Electrospinning works by ejecting liquid through a needle at the end of a cone. By applying an electric field, interaction between the charges in the liquid and the field provides the tensile force that would be exerted by spindles and reels in conventional spinning. Meanwhile the surface tension of the liquid – if it is sufficient – stops the ejected liquid breaking up into droplets. The result is long, extremely narrow fibres. While the textile industry has used the process since the 1930s, its potential for producing fibres with nanoscale diameters only came to light in the 1990s.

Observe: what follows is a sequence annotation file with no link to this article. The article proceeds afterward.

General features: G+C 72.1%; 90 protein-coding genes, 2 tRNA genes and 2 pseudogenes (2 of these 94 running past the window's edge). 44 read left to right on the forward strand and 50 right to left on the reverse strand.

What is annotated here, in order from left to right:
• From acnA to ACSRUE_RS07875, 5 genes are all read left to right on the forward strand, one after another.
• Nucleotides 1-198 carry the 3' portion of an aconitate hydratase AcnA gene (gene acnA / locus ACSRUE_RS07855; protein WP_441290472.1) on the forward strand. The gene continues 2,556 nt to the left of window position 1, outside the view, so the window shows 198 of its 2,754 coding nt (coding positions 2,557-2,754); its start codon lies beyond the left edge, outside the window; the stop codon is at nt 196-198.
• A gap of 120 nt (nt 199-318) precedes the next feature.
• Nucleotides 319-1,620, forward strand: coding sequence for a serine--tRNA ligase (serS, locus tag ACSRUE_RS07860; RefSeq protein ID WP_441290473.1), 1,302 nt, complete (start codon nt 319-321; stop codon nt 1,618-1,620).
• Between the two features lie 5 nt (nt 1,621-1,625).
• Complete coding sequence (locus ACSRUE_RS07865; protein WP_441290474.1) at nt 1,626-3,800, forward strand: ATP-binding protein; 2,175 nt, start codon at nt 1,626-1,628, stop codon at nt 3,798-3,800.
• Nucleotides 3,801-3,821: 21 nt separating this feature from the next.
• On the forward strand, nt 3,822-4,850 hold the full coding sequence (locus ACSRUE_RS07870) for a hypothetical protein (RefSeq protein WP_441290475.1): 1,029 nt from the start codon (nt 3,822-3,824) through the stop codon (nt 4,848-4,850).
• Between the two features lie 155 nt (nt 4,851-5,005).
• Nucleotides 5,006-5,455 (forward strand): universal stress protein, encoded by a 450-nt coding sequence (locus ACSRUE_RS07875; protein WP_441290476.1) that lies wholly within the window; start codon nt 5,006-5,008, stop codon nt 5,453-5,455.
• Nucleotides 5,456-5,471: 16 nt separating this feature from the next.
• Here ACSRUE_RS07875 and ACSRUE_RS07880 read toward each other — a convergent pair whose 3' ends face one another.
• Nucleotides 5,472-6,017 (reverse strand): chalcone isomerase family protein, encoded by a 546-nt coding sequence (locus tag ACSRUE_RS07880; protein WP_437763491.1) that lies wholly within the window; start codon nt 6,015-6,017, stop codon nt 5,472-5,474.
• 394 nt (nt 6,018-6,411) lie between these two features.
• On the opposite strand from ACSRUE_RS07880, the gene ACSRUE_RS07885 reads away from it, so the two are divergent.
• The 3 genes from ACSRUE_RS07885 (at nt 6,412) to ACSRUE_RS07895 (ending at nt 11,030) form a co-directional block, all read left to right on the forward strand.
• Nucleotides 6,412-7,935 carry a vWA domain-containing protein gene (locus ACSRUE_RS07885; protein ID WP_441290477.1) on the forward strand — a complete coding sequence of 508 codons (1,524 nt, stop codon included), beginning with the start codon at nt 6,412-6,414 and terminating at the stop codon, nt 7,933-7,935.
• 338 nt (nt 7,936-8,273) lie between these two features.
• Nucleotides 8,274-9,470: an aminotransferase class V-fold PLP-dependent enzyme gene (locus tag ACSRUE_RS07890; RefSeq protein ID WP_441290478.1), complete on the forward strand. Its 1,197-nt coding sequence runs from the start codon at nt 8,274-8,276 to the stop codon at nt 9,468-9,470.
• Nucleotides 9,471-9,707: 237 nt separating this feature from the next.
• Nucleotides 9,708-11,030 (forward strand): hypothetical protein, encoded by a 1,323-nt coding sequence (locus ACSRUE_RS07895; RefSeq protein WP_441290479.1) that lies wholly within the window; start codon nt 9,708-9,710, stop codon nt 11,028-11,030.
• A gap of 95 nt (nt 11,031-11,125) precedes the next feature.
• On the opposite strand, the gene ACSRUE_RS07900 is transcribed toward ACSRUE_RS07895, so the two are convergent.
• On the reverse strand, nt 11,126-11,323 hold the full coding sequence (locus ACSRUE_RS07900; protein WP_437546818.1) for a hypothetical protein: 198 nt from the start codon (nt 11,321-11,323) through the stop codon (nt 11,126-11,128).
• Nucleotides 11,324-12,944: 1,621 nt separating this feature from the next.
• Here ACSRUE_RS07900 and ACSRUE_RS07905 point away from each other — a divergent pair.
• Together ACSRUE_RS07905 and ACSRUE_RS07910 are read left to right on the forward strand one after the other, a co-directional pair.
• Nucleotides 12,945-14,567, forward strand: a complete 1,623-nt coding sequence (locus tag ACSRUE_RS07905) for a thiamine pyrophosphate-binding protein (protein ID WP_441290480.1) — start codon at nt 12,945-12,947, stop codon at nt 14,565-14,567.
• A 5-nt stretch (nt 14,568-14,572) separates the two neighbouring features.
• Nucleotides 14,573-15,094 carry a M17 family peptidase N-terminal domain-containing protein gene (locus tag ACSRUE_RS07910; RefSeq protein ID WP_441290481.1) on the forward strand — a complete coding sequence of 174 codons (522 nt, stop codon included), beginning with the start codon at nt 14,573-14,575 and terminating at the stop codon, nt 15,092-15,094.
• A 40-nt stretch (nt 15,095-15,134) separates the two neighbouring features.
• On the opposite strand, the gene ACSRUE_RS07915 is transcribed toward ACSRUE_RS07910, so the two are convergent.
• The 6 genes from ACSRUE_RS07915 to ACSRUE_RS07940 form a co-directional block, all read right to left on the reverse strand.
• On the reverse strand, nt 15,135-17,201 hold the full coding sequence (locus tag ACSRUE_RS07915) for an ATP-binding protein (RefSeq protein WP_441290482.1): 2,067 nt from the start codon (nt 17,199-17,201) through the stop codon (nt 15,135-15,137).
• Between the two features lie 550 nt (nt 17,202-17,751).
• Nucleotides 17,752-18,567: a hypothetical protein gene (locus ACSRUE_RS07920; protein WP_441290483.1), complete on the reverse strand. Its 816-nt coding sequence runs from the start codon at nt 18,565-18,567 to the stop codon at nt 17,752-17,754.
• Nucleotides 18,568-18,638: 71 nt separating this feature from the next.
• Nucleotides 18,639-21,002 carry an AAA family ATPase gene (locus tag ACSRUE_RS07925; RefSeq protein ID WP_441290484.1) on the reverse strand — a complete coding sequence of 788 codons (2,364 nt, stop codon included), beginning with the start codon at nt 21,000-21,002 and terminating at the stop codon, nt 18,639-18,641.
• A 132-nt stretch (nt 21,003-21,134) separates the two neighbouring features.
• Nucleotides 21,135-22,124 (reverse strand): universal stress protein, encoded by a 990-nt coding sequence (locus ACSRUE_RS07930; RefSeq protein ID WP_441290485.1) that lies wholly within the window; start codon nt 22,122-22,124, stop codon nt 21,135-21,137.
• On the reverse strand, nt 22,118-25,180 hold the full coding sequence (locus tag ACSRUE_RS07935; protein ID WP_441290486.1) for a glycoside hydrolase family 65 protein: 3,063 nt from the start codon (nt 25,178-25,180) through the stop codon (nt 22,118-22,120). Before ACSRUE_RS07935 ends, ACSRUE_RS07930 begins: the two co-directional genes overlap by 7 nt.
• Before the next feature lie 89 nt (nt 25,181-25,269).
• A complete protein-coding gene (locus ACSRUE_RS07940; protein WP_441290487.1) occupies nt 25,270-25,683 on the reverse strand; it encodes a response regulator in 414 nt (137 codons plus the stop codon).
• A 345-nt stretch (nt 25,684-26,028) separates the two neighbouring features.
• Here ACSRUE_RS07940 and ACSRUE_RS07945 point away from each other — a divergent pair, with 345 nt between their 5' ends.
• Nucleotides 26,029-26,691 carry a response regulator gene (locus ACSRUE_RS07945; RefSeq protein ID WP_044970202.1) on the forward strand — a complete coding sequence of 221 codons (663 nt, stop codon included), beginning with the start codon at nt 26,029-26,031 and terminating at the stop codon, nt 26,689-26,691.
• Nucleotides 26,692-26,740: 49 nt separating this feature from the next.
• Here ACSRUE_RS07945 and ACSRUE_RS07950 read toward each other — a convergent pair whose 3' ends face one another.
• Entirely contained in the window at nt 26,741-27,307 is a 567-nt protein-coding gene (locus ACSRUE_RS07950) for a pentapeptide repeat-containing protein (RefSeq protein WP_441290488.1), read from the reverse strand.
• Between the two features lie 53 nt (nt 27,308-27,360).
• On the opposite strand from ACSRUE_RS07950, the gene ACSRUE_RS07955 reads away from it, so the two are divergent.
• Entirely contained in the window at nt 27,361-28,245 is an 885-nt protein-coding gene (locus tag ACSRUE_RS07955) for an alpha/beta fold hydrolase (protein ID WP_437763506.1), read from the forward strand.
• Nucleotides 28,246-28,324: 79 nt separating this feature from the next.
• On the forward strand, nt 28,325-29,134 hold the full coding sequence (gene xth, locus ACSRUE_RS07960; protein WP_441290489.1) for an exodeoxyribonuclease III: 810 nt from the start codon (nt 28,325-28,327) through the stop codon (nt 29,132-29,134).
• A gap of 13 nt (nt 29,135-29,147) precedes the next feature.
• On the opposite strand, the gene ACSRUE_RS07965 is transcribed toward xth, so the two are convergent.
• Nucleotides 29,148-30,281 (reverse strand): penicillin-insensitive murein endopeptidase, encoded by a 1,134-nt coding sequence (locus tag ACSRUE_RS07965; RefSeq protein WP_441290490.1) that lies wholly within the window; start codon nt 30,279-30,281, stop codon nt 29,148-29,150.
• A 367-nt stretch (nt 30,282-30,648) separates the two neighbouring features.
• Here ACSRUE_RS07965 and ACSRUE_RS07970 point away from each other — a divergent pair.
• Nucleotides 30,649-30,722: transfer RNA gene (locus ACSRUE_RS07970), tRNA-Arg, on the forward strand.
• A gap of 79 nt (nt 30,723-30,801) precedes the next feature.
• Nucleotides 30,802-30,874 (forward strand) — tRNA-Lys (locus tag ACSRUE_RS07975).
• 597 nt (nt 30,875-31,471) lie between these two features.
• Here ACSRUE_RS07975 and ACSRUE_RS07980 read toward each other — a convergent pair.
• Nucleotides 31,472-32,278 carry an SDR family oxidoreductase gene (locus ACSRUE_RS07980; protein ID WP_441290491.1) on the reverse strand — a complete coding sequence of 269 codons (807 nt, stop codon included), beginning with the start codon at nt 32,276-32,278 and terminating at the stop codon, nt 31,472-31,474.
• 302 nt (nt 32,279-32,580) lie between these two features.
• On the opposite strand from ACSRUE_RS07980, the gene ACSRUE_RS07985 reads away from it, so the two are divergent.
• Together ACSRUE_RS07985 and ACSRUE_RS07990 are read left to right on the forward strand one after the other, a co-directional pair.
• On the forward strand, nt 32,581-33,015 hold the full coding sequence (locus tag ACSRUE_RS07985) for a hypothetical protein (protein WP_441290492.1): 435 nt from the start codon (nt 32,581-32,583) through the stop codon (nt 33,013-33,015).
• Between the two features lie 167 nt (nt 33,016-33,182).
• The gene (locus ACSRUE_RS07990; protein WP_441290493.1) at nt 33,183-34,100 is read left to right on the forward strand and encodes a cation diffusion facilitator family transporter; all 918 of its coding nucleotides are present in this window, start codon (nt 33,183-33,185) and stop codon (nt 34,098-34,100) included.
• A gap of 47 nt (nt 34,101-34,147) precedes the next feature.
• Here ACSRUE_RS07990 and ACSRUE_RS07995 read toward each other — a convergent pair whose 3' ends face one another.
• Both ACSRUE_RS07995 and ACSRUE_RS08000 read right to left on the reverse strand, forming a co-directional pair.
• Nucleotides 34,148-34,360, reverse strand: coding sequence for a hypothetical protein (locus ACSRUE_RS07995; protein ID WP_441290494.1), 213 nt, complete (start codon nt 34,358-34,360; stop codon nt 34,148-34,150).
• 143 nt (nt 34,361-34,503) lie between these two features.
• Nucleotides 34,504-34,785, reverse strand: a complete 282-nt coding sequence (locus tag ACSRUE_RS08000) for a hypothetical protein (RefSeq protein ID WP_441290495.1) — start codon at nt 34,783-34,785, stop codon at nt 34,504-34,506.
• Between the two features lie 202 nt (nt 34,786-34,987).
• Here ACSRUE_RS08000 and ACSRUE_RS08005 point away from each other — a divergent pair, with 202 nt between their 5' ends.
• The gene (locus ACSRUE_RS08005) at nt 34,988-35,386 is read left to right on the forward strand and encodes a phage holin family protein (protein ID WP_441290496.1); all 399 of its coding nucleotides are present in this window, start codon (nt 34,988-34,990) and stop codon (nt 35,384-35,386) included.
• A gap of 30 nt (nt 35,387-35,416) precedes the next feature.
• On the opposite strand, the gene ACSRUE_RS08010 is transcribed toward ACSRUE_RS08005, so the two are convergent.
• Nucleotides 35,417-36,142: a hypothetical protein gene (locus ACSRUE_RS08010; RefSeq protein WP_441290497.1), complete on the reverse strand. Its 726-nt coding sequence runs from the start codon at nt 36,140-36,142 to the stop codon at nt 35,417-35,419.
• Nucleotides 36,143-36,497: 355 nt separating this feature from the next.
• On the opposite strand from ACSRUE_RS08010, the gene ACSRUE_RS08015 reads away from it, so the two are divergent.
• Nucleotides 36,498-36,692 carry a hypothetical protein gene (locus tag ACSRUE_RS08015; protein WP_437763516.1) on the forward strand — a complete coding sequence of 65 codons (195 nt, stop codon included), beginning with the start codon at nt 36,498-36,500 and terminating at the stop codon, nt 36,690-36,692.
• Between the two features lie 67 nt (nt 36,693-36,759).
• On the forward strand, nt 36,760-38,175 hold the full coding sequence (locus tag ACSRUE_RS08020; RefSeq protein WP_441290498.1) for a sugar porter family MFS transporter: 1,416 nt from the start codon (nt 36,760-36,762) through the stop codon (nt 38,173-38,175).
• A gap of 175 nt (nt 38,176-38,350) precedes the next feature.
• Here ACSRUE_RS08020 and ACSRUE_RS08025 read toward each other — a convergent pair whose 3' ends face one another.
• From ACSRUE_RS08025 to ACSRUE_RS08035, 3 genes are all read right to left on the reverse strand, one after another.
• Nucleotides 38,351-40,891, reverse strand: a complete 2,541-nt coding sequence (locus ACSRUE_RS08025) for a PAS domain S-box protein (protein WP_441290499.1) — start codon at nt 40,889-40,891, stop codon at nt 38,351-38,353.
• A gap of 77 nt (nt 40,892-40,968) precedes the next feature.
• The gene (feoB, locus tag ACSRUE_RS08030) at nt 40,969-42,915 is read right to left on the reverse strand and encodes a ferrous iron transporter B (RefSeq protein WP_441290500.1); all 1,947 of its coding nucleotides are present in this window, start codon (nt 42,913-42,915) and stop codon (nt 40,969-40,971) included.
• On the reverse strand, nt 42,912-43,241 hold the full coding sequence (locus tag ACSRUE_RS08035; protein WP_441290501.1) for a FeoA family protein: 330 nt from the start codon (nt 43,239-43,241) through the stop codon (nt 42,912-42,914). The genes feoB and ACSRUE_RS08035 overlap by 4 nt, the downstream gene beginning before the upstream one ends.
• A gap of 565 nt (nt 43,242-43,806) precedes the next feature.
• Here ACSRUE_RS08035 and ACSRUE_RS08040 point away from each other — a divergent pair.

Like any other spun yarn, electrospun nanofibres can be woven, and the resulting nanoporous fabric can have huge advantages. Porous materials allow diffusion of molecules – useful for a number of applications, among them drug delivery. In 2006 Pattama Taepaiboon, Uracha Rungsardthong and Pitt Supaphol in Thailand were first to publish on the potential of electrospun hydrogel polymers for drug delivery through the skin. Their study of drug-loaded poly(vinyl alcohol) (PVA) electrospun mats not only showed that the chemical integrity of the drugs was unimpeded by electrospinning, but provided insights into the effect of drug solubility on the morphology of mat formed, as well as on the drug release characteristics. Ten years later use of electrospun mats for drug delivery remains a hot topic of research.Nanotechweb: Electrospinning forms a common thread in new technologies Anna Demming